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Portland police dog discovers 31 pounds of meth valued at $1.5 million

It's been a busy - and eventful - year already for K9s in Oregon state. On Tuesday, Jan. 28, King 5 News reported that a drug-sniffing police dog discovered 31 pounds of methamphetamine during a traffic stop on Friday, Jan. 24.

Portland police dog discovers 31 pounds of methamphetamine valued at $1.5 mil during traffic stop
Portland Police Department

According to Sergeant Pete Simpson of the Portland police, officers had stopped a vehicle on I-84 at Exit 18 at 3:45 p.m. on Jan. 24.

After receiving consent to search the vehicle, K9 Nikko sniffed the vehicle and alerted officers to a suitcase in the trunk of the vehicle. After obtaining a search warrant, investigators found 31 pounds of methamphetamine in the suitcase.

The estimated street value of the drug? A whopping $1.5 million.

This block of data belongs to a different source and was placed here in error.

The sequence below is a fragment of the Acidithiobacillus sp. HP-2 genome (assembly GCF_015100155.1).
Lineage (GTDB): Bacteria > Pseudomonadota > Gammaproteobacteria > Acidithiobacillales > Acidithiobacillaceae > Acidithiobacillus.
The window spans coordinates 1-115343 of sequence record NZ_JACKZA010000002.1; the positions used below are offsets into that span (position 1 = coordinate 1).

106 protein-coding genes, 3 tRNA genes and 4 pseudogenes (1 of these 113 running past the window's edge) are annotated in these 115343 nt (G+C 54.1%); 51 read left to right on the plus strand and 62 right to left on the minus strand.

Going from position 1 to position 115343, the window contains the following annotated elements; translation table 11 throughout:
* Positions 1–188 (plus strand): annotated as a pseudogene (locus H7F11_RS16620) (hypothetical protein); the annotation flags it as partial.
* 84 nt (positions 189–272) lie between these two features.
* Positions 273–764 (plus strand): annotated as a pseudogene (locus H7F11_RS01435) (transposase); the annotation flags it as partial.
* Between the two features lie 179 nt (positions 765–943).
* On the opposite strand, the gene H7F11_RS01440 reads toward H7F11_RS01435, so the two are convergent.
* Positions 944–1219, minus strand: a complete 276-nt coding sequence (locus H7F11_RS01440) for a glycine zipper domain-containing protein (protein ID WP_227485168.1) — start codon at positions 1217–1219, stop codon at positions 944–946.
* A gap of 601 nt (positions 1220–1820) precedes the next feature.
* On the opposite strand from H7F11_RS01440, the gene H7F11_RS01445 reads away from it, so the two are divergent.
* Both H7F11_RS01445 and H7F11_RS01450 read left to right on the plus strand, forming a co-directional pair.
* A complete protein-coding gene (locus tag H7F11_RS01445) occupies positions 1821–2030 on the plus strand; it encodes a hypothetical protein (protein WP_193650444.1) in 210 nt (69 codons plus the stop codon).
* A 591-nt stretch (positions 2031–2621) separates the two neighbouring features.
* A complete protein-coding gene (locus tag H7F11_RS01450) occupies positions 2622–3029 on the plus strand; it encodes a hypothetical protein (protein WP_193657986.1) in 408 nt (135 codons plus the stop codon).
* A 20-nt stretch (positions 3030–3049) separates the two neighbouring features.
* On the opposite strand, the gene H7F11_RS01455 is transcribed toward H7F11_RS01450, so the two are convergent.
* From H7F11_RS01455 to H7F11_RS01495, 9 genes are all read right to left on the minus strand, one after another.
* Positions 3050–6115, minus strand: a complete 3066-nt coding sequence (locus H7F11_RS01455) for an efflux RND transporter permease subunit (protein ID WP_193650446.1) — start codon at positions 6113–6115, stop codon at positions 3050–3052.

The vehicle’s driver and two passengers initially denied owning the suitcase, but police arrested Nestor Catarino Zazueta-Valenzuela, 26, in connection with the drugs.

Two other people in the vehicle were released without charges.

According to court documents, Zazueta-Valenzuela admitted that he received $1,000 to deliver the bag to Tacoma, Wash., but claimed that he didn't know the bag's contents.

“This [arrest] had the ability to affect a lot of people’s lives,” said Sargeant Pete Simpson of the Portland Police Bureau.

”I mean, we know methamphetamine is an absolutely destructive drug in the community. There are no good qualities that are coming out of it.”

On Monday, Jan. 27, prosecutors argued to increase Zazueta-Valenzuela’s bail to $250,000, citing his potential flight risk to Mexico.

Recently, another Oregon K9 apprehended a man who believed that he would be able to win a fight with the police dog.

Fortunately, the suspect will never have to find out for sure.

The City of Portand's K9 unit includes six K9 teams. Each team is comprised of an officer and a trained police dog who respond to a multitude of circumstances. The dogs and officers undergo a long training process together.

Three of the police dog teams are trained to search for lost people, search for articles, do building and narcotic searches, and assist in suspect apprehension. The other three K9 teams are trained in explosives and perform much of their work at the Portland Jetport.

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